Schiphol Airport Operations Centre (APOC)

The Airport Operations Centre focuses on performance-based operations. It steers, monitors and manages airport performances and proactively identifies and mitigates possible capacity constraints or disruptions. This includes disruptions affecting airport operators, airlines, ground handlers and Air Navigation Service Providers (ANSP). The APOC provides all relevant stakeholders with insights in the operational overview (situational awareness) of the airport and allows them to communicate, coordinate and collaborate their activities. The main deliverable in the APOC is the Airport Operations Plan (AOP). This is a, within the APOC commonly agreed, rolling (operations) plan and is – following the APOC concept – available for all airport stakeholders.

In 2019 Schiphol initiated the Airport Operations Centre programme. In the first year of the APOC programme the main attention went to development of APOC procedures, its physical location at Schiphol and organisational model. Nowadays, the APOC publishes an AOP on a daily basis. The overall purpose of the AOP is twofold: (A) increase situational awareness from seven days before operation (D-7) towards the day of operation (D-0) and (B) enable data-analytics on operational information stored in the AOP, so-called actuals. to improve decision-making. It should be noted that the Schiphol APOC is not yet active at D-0.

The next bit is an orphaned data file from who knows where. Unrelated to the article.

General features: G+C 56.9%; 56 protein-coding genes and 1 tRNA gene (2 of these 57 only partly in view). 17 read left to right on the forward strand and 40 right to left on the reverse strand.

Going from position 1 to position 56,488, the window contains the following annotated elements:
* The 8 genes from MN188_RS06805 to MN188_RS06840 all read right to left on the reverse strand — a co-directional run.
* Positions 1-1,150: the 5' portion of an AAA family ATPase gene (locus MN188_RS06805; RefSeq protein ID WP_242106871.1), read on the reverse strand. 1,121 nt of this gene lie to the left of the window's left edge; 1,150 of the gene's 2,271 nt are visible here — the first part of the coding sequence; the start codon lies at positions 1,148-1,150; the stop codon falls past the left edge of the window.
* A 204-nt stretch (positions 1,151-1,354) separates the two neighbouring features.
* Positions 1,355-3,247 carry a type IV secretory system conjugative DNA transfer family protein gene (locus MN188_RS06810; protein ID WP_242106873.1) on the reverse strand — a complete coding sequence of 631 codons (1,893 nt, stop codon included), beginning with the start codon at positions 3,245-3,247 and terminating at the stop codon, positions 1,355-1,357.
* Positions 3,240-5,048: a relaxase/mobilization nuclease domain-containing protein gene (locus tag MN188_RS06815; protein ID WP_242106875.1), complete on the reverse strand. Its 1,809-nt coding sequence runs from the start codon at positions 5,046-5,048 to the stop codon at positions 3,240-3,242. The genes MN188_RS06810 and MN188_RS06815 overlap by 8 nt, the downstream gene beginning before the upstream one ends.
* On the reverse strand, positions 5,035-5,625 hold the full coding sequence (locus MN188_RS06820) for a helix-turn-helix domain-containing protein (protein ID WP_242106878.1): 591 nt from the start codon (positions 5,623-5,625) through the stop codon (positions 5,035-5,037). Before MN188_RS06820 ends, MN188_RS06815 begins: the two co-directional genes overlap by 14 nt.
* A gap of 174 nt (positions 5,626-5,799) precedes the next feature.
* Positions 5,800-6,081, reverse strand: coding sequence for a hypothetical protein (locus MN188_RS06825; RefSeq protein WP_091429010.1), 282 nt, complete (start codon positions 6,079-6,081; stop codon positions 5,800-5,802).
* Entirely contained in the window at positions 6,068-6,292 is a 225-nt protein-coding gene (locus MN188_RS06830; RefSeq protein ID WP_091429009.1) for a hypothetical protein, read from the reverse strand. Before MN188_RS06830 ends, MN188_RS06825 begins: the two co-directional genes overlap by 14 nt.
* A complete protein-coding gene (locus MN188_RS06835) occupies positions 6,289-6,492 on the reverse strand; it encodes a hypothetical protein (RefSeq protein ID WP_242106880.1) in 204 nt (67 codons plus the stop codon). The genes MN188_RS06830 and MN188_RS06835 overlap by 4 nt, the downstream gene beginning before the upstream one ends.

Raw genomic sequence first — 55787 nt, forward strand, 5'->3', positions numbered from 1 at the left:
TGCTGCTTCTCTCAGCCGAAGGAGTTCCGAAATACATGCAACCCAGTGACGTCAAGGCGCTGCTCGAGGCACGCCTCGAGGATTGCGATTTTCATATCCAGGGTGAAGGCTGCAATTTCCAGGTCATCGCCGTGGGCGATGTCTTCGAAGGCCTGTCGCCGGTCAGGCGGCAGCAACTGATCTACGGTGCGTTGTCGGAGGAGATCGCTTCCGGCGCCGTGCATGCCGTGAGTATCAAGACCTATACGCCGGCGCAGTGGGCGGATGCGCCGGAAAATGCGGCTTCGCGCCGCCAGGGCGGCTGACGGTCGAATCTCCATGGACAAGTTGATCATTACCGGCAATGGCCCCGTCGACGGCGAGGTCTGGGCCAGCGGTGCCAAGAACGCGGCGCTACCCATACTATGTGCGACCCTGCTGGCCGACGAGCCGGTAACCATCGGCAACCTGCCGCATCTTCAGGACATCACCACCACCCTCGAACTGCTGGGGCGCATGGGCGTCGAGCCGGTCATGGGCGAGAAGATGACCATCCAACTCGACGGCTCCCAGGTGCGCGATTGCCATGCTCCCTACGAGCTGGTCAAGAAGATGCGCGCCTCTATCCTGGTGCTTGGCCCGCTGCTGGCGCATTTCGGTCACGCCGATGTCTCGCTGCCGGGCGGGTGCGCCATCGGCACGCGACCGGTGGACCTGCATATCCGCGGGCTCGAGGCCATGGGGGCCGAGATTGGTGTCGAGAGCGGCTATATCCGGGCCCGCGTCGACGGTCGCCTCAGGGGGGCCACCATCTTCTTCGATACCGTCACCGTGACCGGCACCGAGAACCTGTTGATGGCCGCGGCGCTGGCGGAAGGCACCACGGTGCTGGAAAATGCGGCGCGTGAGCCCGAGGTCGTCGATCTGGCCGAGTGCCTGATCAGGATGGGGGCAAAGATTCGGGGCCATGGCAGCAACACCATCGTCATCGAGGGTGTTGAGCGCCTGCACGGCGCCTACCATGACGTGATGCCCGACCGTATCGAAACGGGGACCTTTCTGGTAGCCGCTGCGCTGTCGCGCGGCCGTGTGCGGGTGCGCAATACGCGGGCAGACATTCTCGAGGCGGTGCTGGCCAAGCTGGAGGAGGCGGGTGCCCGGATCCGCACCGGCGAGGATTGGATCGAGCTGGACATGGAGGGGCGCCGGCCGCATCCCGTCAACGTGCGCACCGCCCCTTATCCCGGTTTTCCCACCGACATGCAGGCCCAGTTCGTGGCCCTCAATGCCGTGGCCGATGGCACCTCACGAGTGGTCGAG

KDC initiated a research assignment to support Amsterdam Airport Schiphol (AAS) in creating a methodology for decision-making in the APOC from three days before operation (D-3) to the day of operations (D-0). The result is an initial decision model for Schiphol’s APOC (at D-1), which is developed in close cooperation with relevant stakeholders, such as KLM (hub control), LVNL and Schiphol during interviews and use-case workshops.

During workshops, multiple decision-making models were considered, resulting in a preferred model: the rational decision model. In this model it is assumed that decision-making has an orderly flow. The main steps are information gathering, data sharing, solution analysis and choosing the right decision, also known as “alternative”.

In general, the rational decision-making model has a major overlap with the SESAR Collaborative Decision Making Concept (SESAR CDM [1]). A tailored Amsterdam Airport Schiphol decision-making model is visualised in figure 1. A more extensive description of this model could be found in the study report.

 

Figure 1: Initial Decision Model for Schiphol APOC for short-term planning

 

The results of this study show that one of the logical next development steps is to continue the alignment between airport stakeholders when it comes to their role/participation in the APOC (process). In order to further improve the initial decision-making model, multiple workshops with a broad sector participation could be set up. During those workshops different use-cases/scenarios could be discussed, to find the common decision steps which suit the needs for all stakeholders. It is expected that this will further enhance collaboration between stakeholders and will result in a widely accepted decision model and decision-making process for the future APOC.

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